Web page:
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What DON'T you do in OS X?


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#61
Khan_Man

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Games (FPS), some astronomy stuff and teach computers in Windoz. Everything else I do in Mac (everyday, rip/burn, photo edit, multi-track recording, movie editing....).

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#62
putzi

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foobar2000 - best audio player ever , iTunes sucks

wavelab - too bad there's no mac version

#63
Takuro

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  • Playing games, especially Halo
  • Doing any kind of non-recreational work, like typing up documents in Word. OS X is too distracting and fun.
  • Going to any site that requires Shockwave. (Adobe, port it to a Uni-Bin already! It's been 2 years!)
Now with the EA Games announcement, #1 might be taken care of if a lot of new titles hit the Mac. My computer is a 2004 model Sony Vaio, so I'd probably upgrade to a new 2008 model Mac when they come out and use it for gaming.

Once Office 2008 hits stores, I'm buying it (or "acquiring" it.) This will take care of problemo numero 2. Yeah, I know there are open source office suites for Mac, but they run slow as hell and the creators apparently lack sense of creative design in the interfaces.

I somehow doubt #3 will be ever addressed. I seriously think Adobe forgot about Shockwave altogether. I'm thinking rather than be fixed, Shockwave will just gradually phase out of use in websites. (But darn it, I like iSketch.com :thumbsdown_anim:)

Hopefully by 2008, I can walk into my local Apple Store, buy a new Mac, and be confident that I'll never need to use Windows again. (Ok, maybe "never" is a strong word, but I'll have Bootcamp for those once-in-a-blue-moon occasions.)

#64
Rufus T. Firefly

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Watch dvds. 7600 GS 512mb cards don't work :thumbsdown_anim:

Phone modding. Everything about that has to have Windows

#65
timdsmith

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1. DVD shrink and DVD decrypter to copy a movie.

MacTheRipper / DVD2OneX

#66
phee Nom Tracks

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crash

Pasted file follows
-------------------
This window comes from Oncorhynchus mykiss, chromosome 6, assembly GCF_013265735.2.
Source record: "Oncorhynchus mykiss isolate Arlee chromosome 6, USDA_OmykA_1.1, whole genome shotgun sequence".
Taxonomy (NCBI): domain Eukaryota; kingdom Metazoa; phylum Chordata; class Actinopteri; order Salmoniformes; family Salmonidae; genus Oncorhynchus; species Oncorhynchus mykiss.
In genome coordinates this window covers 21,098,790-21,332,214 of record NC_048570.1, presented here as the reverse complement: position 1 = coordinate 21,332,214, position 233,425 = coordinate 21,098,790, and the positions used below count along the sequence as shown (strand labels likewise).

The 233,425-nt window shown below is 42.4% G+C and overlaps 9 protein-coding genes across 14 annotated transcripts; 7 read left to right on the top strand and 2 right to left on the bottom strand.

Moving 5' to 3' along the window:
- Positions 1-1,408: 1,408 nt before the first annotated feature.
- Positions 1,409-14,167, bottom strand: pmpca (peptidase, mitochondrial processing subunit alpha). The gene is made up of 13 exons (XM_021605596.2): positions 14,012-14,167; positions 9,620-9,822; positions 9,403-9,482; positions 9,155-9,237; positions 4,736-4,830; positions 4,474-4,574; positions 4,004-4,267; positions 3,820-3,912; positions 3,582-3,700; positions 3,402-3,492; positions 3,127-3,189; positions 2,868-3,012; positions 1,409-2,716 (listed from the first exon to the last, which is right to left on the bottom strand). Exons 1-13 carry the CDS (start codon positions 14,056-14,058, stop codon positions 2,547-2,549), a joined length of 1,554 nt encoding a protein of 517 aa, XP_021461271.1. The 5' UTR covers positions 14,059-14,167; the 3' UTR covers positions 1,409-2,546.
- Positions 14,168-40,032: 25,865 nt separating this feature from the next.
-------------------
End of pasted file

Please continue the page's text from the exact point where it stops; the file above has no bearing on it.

#67
Onetrack

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MacTheRipper / DVD2OneX


And Handbrake / Mediafork does an amazing job, and is really easy to use.

crash


hahaha

#68
d10sfan

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The only thing I still dont do in OS X is Sony Connect Reader because I use the store to buy ebooks for it (I havent found any good unlocked pdf ebook sites with a good selection yet). I downloaded the doucdesk prs reader but I still buy ebooks with Sony Connect Reader. Also, I sometimes use the paypal virtual debit card. Other than that, its all os x for me.

#69
flyfra

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I need Vista for a lot of games. Fifa 07, Biohazard 4, e.g.!

#70
Stewed Apple

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Watch TV, Play Games

It is annoying to use office 2007, because it crashes often.

Coding IDE's are more refined on windows. I have used eclipse.

I feel I spend too much time trying to use only one OS :blink:

#71
hecker

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Coding IDE's are more refined on windows. I have used eclipse.

More refined? Don't make me laugh. Eclipse is a Java application and thus the same on any platform. Also, IntelliJ's "IDEA" for OSX beats Eclipse with a stick any day.

hecker

#72
kozlowski

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More refined? Don't make me laugh. Eclipse is a Java application and thus the same on any platform. Also, IntelliJ's "IDEA" for OSX beats Eclipse with a stick any day.

hecker


hecker, what I don't do as well in MacOS-X is to code. I'm more accustomed to Win programming... for example my language of preference is C/C++, and when I want to code a User Interface I just add all the controls from scratch (no MFC, no UI Builders and such).

Could you please enlighten me which is the way to go on C++ Mac programming, and if its possible to program all UI controls with code, and not like VB's drag 'n' drop?

Thanks




P.S. IntelliJ IDEA is great, I use it at work.

#73
hecker

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Could you please enlighten me which is the way to go on C++ Mac programming, and if its possible to program all UI controls with code, and not like VB's drag 'n' drop?